A scheme aimed at curbing pollution by tightening loans to polluters has not fared well, the country's top environmental agency acknowledged Wednesday.
"Implementation of the green credit policy has yielded initial achievements in the past half year, but it still falls far behind our expectations," vice-minister of the State Environmental Protection Administration (SEPA) Pan Yue said.
"There are institutional and technical difficulties in promoting it across the country," he said.
Pan said SEPA will deepen cooperation with the financial sector to develop an effective green credit mechanism as financial regulators and institutions play a key role in promoting green credit.
In July, SEPA, the central bank and banking regulators jointly issued the green credit policy requiring SEPA to hand over the names of heavy polluters to the central bank and the banking regulatory commission.
Companies on the list that fail to meet environmental standards or implement environmental protection measures are disqualified from receiving loans.
Those that have already secured loans but are later found to have violated environmental protection regulations will have their loans recalled.
The government has vowed to cut the discharge of major pollutants by 10 percent between 2006 and 2010, while improving energy efficiency by cutting energy consumption by 20 percent per unit of GDP.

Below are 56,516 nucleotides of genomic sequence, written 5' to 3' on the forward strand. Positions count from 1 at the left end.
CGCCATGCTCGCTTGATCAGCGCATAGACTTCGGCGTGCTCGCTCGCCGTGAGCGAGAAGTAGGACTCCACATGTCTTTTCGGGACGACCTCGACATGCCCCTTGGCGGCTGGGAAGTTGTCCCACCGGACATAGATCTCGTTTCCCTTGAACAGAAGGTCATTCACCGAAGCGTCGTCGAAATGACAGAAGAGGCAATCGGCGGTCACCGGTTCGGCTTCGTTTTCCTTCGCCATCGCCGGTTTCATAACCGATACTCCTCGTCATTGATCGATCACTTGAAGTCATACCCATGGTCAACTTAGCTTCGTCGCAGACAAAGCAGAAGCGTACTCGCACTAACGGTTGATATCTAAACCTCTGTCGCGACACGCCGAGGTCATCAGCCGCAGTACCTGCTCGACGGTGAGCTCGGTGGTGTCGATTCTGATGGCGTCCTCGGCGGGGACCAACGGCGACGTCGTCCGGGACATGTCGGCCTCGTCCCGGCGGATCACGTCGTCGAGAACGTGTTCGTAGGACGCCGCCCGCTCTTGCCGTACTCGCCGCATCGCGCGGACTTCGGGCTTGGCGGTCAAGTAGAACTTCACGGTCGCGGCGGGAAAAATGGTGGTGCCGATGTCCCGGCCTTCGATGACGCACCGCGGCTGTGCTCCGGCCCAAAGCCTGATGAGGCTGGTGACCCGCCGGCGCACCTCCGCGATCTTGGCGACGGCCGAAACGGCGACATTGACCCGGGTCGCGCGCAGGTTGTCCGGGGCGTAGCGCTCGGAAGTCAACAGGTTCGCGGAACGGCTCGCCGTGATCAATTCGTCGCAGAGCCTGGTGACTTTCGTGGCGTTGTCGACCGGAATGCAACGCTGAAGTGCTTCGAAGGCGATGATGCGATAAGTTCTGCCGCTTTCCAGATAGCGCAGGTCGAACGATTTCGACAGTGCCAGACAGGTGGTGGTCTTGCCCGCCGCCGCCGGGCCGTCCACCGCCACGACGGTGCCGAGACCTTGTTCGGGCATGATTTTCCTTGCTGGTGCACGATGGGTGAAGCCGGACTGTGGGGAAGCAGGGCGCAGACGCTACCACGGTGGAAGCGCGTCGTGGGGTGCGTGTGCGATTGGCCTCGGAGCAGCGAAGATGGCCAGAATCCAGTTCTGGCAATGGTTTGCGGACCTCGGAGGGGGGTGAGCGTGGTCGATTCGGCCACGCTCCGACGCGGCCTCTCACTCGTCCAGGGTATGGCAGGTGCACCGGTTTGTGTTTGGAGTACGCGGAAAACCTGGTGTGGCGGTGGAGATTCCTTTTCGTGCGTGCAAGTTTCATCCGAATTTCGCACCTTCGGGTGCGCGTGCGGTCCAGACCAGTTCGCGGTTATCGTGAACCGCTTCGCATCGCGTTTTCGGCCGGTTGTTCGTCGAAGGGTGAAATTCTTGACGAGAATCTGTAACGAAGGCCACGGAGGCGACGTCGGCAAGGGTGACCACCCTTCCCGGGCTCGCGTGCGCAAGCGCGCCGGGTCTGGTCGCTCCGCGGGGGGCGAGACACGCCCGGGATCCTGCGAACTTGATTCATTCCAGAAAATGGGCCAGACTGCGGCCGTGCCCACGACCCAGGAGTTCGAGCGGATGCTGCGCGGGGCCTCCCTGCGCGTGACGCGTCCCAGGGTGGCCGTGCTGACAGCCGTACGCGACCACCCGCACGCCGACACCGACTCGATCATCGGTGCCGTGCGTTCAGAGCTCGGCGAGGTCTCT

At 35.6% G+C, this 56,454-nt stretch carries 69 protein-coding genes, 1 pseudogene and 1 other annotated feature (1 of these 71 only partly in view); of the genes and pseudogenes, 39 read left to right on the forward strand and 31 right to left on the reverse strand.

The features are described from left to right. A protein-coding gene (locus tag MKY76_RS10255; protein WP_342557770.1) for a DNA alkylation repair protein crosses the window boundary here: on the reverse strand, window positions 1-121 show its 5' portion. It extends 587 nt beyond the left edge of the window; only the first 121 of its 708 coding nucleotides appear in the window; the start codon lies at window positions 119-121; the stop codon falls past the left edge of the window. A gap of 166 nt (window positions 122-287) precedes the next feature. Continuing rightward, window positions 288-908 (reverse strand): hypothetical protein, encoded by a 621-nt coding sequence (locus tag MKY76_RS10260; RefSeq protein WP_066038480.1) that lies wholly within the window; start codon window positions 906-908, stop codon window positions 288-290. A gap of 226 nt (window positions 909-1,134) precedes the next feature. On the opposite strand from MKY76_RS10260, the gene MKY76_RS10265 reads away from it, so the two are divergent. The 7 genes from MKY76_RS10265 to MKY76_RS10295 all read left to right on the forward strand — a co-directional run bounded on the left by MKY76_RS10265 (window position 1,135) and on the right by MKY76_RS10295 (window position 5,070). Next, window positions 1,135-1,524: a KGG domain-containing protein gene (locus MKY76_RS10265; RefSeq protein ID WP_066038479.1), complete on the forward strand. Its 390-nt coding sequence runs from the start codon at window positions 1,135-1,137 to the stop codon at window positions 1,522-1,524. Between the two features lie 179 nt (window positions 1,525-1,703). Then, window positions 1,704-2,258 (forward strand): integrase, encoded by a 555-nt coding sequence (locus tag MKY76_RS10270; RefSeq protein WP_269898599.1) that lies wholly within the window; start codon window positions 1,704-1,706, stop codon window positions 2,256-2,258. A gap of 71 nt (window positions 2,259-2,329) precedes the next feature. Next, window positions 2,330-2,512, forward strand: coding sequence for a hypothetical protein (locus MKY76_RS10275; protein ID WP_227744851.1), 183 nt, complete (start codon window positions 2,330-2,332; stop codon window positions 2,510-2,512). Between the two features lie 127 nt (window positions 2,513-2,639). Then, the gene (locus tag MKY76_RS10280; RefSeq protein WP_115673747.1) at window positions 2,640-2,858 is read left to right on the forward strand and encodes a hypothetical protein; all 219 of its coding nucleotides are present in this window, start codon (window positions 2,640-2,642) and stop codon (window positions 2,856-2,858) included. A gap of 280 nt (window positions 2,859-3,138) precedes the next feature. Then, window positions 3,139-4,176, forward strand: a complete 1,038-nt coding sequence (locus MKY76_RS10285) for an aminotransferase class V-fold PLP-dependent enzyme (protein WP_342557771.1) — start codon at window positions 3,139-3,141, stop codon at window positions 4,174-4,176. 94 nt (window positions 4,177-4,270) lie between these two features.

Since the policy was launched, companies on the list of heavy polluters have had key bank loans recalled, suspended or rejected.
By linking firms' environmental performance with their creditworthiness, the green credit policy is aimed at curbing pollution as well as lowering financial risk, officials have said.
But it has been difficult to substantially cut bank loans for high energy-consuming but profitable polluters at the local level, Pan said.
Technical difficulties include inadequate exchange of information between environmental agencies and financial regulators, and the lack of detailed guidelines for green loans, Pan said.